Security is about the pursuit of freedom from threat. Private security is the security provided by individuals, companies and other organizations to a client for a fee as opposed to public security provided by the state. Private security also fills the gaps that governments may be unable to fill through security agencies such as the police, intelligence and the military.
Governments may also be clients of private security in areas that they may not be in a position to cover or whenever it may be more convenient to them in terms of time, cost, location and sustainability. The basic features of private security are that its activities, structures and performance are based on free enterprise business principles.
Private security is one of the fastest growing service industries in Kenya. It is well spread particularly around the country covering all the urban centers and also fairly noticeable in the rural areas. This factor provides employment to many people. It is estimated that there are over 3000 private security companies in the country with private guard employees numbering about 200,000; however, it is difficult to authenticate this figure due to the fact that most private security companies are registered as ordinary businesses.
Provision of adequate security in Kenya as in many African countries remains a major challenge with official policing; (encompassing public) security plagued by human rights abuses, corruption, political influence and general ineffectiveness. This together with rampant poverty has invariably led to ever rising cases of insecurity in the country particularly within the urban terrain. As a consequence of this insecurity, there has been mushrooming of a high number of private security companies offering different services especially in the up market estates of the urban areas. Manned guards in the business establishments and premises provide the biggest percentage of the private security companies. Today, the private security industry has become a multibillion industry mainly in the fields of access control, alarm backups, cash in transit, the lock industry and premise security.
Increasingly physical security services are becoming a private rather than public service. The confluence of three interconnected dynamics may have had an impact not only to the Private Security Industry rise, but more importantly, to the overall international acceptance of the PSI. The three are: one, a broad normative shift in international relations towards privatization and the outsourcing of state functions. Secondly, and inextricably bound up with the shift in market forces, is the growing and glaring malfunctioning and weakening of the state with regard to fulfilling its social contract, lastly, the changed and international security context in terms of the end of the cold war and the changing typology of security threats creating new security demands-read terrorism- and therefore new market opportunities.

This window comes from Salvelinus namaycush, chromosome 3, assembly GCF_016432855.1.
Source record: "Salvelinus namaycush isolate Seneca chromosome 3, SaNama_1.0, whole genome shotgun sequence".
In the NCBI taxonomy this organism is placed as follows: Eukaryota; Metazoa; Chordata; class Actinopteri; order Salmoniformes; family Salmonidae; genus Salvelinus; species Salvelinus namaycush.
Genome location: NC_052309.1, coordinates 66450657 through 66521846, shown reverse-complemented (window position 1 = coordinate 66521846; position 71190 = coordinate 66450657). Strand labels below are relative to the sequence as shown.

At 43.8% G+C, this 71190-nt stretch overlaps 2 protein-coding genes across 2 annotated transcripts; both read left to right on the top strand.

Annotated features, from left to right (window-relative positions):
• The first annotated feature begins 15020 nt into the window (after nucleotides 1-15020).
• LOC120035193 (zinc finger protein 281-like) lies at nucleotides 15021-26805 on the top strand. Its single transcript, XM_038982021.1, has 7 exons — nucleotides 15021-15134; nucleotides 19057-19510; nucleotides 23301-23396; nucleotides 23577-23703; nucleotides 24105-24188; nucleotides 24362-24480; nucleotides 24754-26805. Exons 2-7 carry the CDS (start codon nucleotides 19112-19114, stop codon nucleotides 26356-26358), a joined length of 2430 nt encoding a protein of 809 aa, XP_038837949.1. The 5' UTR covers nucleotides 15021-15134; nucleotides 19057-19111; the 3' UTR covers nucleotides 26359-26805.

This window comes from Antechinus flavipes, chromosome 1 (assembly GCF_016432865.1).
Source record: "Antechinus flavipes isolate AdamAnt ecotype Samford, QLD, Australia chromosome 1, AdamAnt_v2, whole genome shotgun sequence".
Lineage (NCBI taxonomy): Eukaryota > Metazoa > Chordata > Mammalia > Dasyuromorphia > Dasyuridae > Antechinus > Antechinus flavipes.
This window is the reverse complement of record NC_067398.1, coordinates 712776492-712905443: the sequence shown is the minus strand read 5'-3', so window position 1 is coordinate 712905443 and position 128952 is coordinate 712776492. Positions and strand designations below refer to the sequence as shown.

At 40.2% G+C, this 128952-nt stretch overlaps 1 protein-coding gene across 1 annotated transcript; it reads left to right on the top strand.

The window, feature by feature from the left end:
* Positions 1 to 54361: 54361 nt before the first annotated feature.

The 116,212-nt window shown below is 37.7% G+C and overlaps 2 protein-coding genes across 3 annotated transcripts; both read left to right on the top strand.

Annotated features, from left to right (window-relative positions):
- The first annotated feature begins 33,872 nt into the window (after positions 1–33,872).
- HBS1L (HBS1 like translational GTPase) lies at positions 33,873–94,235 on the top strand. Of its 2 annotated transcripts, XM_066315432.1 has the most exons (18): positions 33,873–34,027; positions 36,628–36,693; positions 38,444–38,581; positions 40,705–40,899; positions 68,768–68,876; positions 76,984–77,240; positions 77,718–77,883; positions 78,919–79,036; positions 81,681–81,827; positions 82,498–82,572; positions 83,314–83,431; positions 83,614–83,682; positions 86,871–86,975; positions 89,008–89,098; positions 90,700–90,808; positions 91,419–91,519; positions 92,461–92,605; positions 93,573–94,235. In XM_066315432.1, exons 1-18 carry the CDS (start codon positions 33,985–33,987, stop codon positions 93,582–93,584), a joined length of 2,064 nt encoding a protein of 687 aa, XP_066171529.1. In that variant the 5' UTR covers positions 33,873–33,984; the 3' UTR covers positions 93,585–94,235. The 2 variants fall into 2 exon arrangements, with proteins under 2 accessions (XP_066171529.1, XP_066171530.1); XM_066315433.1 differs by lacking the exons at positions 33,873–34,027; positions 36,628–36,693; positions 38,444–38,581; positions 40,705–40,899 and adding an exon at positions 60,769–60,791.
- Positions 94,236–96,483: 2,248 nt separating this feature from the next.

The states non delivery of rudimentary security is linked to other dimensions of state failures all over the world and broader normative policy shifts. Where once state power was based on military strength, economic performance and economic competitiveness swiftly began to outpace such preoccupations. Over-burdened by the inherent difficulties of state maintenance as well as enormous pressures emanating from the market. States have been forced to trim their administrative, legal, extractive, and coercive apparatuses.
Caught between the necessity of remaining competitive in the international economy and the necessity of providing basic amenities and services to their citizens, states embarked upon the projects of externalization of state functions and services as a means of dealing with their inefficient and handling of market pressures especially from the international financial institutions such as the world bank and the international monetary fund that held that private enterprise is a more cost effective and efficient means of carrying out certain tasks. The world bodies arm twisted states that aimed at adopting austerity packages aimed at privatizing public works and commodifying public goods.
It is evident that the private security industry is one of the fastest growing sectors in Kenya and that it is a significant employer across the country. The industry has a future because global trends indicate that governments are opening up to private services in most sectors.
It is questionable if the profession in Kenya has achieved what could be referred to as professional status considering that being fully professional would only be so if it gains peer recognition from the developed societies and sets up professional accreditation and an internationally regulatory framework for the industry to police its own. Sadly and even more importantly, there is no recognized continuing education in the sector and a total lack of coordinated training, this in turn has led to the recruits for the guard position being mainly retirees from the uniformed services or those who have a shady past and poor work habits. Others are mainly school dropouts who have the muscle for the job, but lack the work ethics and commitment to pursue it as a fully-fledged career.